Who lives in the city centre?Posted: June 19, 2011 Filed under: Housing, Planning, Population | Tags: apartments, Core, demography, Inner city, Maryann Wullf, Michele Lobo, migration, Monash, overseas students 11 Comments
There’s so much misinformation being put about lately regarding apartments and city centre living that I thought it would be timely to put some basic facts on the table. Fortuitously, I recently came across a paper by two academics from the School of Geography and Environmental Science at Monash University, Maryann Wullf and Michele Lobo, published in the journal Urban Policy and Research in 2009. It’s gated, but the tables I’ve assembled summarise most of the salient findings.
The authors examine the demographic profile of residents of Melbourne’s Core and Inner City in 2001 and 2006 and compare it against Melbourne as a whole i.e. the Melbourne Statistical Division (MSD). They characterise the Core as “new build” (60.6% of dwellings are apartments three storeys or higher) and the Inner City as “revitalised”.
The Core is defined as the CBD, Southbank, Docklands and the western portion of Port Phillip municipality i.e. Port Melbourne, South Melbourne and Middle Park. They define the Inner City as the rest of Port Phillip and Melbourne municipalities, plus Yarra and the Prahran part of Stonnington municipality. So what did they find? (but let me say from the outset that the implications and emphasis in what follows is my interpretation of the data, rather then necessarily theirs).
A key statistic is that the share of Melbourne’s total population who live in the Core is extremely small – just 1.7%. So however interesting the demography of the Core might be, it represents just a fraction of the bigger picture and accordingly we need to be very careful, I think, about assuming what goes on there reflects what the other 98.3% of Melburnians think, want or are doing. And the same goes for the Inner City, which has just 5.9% of the MSD population.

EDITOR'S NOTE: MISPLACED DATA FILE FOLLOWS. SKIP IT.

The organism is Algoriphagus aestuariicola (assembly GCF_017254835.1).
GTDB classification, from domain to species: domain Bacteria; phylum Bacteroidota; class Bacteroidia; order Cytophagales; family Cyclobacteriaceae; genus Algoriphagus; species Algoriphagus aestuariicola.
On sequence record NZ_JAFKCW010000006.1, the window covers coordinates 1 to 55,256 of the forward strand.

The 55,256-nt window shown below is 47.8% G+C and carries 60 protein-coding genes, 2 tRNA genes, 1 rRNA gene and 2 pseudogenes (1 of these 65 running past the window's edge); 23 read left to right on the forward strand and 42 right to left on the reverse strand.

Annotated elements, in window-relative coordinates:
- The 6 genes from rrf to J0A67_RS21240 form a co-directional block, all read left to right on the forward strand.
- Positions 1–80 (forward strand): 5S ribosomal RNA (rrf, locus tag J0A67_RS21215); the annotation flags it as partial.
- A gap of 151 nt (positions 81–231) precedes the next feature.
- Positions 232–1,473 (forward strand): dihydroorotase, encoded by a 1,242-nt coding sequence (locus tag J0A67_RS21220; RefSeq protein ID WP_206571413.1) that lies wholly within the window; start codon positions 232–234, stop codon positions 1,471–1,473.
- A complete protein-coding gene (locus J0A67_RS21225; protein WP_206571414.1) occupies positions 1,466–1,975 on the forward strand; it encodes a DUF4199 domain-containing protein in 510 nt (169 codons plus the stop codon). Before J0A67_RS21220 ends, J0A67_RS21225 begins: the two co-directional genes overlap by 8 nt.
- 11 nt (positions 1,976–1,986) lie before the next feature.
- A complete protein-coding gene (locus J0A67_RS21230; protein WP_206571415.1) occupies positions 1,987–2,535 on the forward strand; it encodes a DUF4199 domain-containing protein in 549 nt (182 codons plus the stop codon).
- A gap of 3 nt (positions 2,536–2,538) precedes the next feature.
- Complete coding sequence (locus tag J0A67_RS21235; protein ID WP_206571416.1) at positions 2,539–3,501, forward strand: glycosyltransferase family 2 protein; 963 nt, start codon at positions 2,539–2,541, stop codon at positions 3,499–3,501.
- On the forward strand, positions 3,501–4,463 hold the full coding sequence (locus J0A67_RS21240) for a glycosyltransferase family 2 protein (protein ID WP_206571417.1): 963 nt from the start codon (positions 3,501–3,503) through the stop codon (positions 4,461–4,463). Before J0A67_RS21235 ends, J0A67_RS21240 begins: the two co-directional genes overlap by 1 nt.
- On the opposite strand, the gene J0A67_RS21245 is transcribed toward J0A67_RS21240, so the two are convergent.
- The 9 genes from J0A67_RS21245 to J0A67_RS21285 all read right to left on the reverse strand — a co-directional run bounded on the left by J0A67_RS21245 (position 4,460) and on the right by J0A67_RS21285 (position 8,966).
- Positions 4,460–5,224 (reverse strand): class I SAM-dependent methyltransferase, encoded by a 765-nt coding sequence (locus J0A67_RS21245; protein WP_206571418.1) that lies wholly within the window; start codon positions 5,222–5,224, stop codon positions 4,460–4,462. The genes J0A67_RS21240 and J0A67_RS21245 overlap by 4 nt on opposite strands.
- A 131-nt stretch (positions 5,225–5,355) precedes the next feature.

When the authors looked at the age profile of the Core they found it is astonishingly young. The proportion comprised of Young Singles and Young Childless Couples is an extraordinary 44.0%. The corresponding figure for Melbourne as a whole (i.e. the MSD) is 15.1%, or about a third the size. And just to emphasise the point of the previous para, note the Core has 26,486 persons in these two categories, whereas the MSD has 542,481.
Households in the Core also tend to be small with only 21.6% having children. In comparison, the MSD might as well be another country – the corresponding figure is 53.3%. Unfortunately the researchers don’t break down the large Young Singles group by household size, but given the predominance of apartments in the Core, it’s a fair bet they tend to live in one and two person households.
I expect it will surprise many to see that Mid-life Empty Nesters make up much the same proportion of the population in the Core (and Inner City) as they do in the MSD. They’re also a small group – they account for just 8.3% of the population of the Core and hence their impact on the demography of the city centre is really quite modest. Read the rest of this entry »
Do higher travel costs make the fringe unaffordable?Posted: October 27, 2010 Filed under: Cars & traffic, Growth Areas, Housing | Tags: affordability, Cardinia, Casey, fuel economy, growth areas, Monash, transport cost 5 Comments
A common argument is that households who settle on the fringe because housing is more affordable end up worse off because of higher transport costs. They are forced to buy a second or third car and they use more petrol because they have to travel further.
Of course there’s an assumption here – that ordinary families actually could find a suitable dwelling, at an affordable price, in an area where transport costs are significantly lower than they would be on the fringe.
Consider the municipalities of Casey and Cardinia, which together comprise the largest Growth Area in Melbourne. At around 45 km and 55 km respectively from the CBD they are also the most distant fringe growth areas.
The median price of an established house and garden in Casey (Narre Warren) is $350,000. Now compare that with the City of Monash, which stretches between 13 km and 24 km from the CBD. The median price for a house in this municipality is $780,000 (although in Clayton it’s $618,000).
A more likely alternative for a settler in Monash who’s primary concern is affordability would be a unit. However the median price for a unit is $464,000 ($401,000 in Clayton).
Thus the Growth Area has a considerable advantage in price and size – it’s much cheaper and offers a three to four bedroom house with a garden compared to a two bedroom unit. Clearly a Monash location would need to offer a considerable saving in transport costs to offset Casey/Cardinia’s advantages. Read the rest of this entry »